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Abstract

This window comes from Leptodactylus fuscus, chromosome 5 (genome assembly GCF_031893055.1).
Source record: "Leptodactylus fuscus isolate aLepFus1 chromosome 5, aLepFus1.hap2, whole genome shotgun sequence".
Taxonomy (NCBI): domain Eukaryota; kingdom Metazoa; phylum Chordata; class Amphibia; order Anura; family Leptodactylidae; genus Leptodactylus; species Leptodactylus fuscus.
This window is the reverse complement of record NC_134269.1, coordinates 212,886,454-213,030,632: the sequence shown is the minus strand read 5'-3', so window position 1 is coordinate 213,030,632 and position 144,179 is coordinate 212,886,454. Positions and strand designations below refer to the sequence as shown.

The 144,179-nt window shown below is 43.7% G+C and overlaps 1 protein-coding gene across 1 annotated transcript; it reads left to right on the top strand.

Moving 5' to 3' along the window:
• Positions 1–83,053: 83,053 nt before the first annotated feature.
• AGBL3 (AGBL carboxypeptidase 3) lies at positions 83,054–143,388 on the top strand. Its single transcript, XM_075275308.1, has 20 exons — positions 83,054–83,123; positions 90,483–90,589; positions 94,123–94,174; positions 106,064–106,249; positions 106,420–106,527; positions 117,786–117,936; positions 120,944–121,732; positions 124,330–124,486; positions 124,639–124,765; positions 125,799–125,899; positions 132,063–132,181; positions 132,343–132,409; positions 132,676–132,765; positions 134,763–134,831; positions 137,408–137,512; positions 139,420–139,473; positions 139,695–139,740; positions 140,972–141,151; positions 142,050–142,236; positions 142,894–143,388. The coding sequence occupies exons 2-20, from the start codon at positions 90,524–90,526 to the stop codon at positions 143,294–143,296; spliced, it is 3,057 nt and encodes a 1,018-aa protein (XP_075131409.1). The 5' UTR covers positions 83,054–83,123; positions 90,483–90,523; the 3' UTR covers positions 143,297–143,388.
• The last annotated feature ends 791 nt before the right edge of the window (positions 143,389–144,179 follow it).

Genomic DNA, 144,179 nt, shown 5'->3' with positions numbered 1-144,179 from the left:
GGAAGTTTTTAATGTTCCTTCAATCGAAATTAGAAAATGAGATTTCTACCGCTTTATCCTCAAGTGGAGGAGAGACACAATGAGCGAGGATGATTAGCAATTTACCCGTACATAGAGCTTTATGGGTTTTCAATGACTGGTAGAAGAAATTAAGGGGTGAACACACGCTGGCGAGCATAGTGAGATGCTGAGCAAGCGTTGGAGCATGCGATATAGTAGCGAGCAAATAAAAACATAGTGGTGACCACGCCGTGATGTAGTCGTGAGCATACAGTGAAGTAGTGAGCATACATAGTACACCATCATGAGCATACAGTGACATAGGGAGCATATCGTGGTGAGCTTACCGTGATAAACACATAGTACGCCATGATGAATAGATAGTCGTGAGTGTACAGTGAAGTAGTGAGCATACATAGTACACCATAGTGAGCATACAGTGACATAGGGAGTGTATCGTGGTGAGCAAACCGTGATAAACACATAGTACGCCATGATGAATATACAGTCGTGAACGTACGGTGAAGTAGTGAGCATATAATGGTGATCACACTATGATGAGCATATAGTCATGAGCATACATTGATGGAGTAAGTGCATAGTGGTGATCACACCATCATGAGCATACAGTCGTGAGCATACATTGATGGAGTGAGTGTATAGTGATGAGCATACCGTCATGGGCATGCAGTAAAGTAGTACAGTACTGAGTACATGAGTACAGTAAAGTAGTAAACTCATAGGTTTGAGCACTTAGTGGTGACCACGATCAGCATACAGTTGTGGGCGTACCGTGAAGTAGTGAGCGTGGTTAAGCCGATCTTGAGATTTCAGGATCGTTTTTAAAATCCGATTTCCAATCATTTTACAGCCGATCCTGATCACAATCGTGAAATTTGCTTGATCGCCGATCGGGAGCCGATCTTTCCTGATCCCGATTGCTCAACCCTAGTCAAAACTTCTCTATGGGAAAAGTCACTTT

The variety of titles for non-tenure-track, part-time, contingent faculty and their semantic meanings are explored. The terms are not random when looked at collectively, but rather form a pattern which is indicative of contemporary post-secondary academic employment and culture. More specifically, these titles reflect several characteristics of the faculty who bear them: among others, the fact that they are not in full-time employment, the fact that their contracts are for shorter periods of time than those of tenure-track faculty, and the fact that their contracts reflect an expectation of impermanence in employment. Also expressed in the titles are more nuanced attitudes about these non-tenure-track faculty, how they serve the colleges and universities where they work, what expectations there are for them as employees, and how they are viewed by their colleagues and the administration. Finally, changes in these titles over time point to changing attitudes and, occasionally, the effect of unionization with its collective bargaining agreements on the status of these employees.

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